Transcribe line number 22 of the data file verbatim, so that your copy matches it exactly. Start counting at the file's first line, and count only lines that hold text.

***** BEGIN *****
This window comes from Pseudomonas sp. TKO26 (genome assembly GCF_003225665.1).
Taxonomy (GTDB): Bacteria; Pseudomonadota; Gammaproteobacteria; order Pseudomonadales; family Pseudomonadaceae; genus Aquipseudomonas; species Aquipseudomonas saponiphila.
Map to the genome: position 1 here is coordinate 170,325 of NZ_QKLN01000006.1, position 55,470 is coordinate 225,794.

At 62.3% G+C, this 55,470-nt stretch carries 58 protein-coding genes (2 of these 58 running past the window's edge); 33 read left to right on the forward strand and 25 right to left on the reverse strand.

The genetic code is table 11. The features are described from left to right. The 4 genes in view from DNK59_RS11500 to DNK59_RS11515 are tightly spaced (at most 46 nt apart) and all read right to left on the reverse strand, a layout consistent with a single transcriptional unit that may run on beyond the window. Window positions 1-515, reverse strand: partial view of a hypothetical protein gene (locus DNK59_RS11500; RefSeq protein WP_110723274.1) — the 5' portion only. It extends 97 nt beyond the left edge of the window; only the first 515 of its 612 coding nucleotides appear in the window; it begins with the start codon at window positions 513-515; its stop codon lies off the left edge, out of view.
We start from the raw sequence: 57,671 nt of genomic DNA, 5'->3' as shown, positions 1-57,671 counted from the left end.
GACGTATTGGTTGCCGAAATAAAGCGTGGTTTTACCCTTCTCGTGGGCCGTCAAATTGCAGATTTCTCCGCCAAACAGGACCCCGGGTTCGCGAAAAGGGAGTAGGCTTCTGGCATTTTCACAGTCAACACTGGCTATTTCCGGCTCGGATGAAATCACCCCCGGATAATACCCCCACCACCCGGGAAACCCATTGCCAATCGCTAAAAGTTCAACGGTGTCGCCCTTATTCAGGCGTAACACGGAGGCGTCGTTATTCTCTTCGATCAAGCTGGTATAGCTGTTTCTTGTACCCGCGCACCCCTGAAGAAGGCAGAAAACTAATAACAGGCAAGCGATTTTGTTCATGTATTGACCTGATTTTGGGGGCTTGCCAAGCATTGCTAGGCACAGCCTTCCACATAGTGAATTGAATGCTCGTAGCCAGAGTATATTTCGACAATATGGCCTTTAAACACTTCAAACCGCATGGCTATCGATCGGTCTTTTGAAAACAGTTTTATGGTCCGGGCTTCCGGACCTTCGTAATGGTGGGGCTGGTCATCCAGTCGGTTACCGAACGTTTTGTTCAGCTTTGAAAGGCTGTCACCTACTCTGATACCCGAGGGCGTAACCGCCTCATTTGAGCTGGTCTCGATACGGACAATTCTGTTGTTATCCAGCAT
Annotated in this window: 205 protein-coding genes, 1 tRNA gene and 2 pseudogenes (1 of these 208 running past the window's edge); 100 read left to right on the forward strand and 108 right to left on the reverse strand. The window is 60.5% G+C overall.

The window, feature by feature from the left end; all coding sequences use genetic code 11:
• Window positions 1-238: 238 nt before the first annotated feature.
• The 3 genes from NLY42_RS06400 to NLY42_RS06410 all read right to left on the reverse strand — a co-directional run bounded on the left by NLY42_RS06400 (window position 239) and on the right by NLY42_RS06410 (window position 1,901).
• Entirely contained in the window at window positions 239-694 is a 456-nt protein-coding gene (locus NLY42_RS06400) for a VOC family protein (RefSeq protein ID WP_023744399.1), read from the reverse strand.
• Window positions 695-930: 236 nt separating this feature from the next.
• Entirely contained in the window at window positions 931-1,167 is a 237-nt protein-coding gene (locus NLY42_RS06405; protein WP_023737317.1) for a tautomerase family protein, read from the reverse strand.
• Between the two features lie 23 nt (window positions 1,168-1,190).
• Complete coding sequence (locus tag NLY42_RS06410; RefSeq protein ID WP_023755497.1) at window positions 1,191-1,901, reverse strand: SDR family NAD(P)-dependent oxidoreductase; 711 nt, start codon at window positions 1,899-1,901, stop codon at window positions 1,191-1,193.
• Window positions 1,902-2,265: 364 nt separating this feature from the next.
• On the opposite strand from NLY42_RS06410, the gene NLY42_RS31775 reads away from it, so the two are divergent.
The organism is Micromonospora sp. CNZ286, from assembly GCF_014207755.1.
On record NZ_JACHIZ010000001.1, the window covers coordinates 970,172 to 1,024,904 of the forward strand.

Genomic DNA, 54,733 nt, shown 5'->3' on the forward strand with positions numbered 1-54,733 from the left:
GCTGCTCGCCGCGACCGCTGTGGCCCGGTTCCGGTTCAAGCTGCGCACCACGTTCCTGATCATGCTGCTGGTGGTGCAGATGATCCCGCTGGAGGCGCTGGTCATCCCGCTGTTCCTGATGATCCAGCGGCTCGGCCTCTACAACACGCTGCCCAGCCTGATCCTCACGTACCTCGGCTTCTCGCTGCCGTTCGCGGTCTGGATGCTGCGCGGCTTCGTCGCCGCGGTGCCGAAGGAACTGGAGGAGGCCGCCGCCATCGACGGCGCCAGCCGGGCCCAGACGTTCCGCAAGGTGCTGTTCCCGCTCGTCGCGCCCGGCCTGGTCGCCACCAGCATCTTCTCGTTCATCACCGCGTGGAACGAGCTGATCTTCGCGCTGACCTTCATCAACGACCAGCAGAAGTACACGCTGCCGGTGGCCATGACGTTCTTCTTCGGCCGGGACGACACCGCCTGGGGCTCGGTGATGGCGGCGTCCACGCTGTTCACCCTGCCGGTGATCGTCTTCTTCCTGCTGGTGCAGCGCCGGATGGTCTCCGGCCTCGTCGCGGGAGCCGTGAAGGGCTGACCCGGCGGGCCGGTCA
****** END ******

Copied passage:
GCTGCTCGCCGCGACCGCTGTGGCCCGGTTCCGGTTCAAGCTGCGCACCACGTTCCTGATCATGCTGCTGGTGGTGCAGATGATCCCGCTGGAGGCGCTGGTCATCCCGCTGTTCCTGATGATCCAGCGGCTCGGCCTCTACAACACGCTGCCCAGCCTGATCCTCACGTACCTCGGCTTCTCGCTGCCGTTCGCGGTCTGGATGCTGCGCGGCTTCGTCGCCGCGGTGCCGAAGGAACTGGAGGAGGCCGCCGCCATCGACGGCGCCAGCCGGGCCCAGACGTTCCGCAAGGTGCTGTTCCCGCTCGTCGCGCCCGGCCTGGTCGCCACCAGCATCTTCTCGTTCATCACCGCGTGGAACGAGCTGATCTTCGCGCTGACCTTCATCAACGACCAGCAGAAGTACACGCTGCCGGTGGCCATGACGTTCTTCTTCGGCCGGGACGACACCGCCTGGGGCTCGGTGATGGCGGCGTCCACGCTGTTCACCCTGCCGGTGATCGTCTTCTTCCTGCTGGTGCAGCGCCGGATGGTCTCCGGCCTCGTCGCGGGAGCCGTGAAGGGCTGACCCGGCGGGCCGGTCA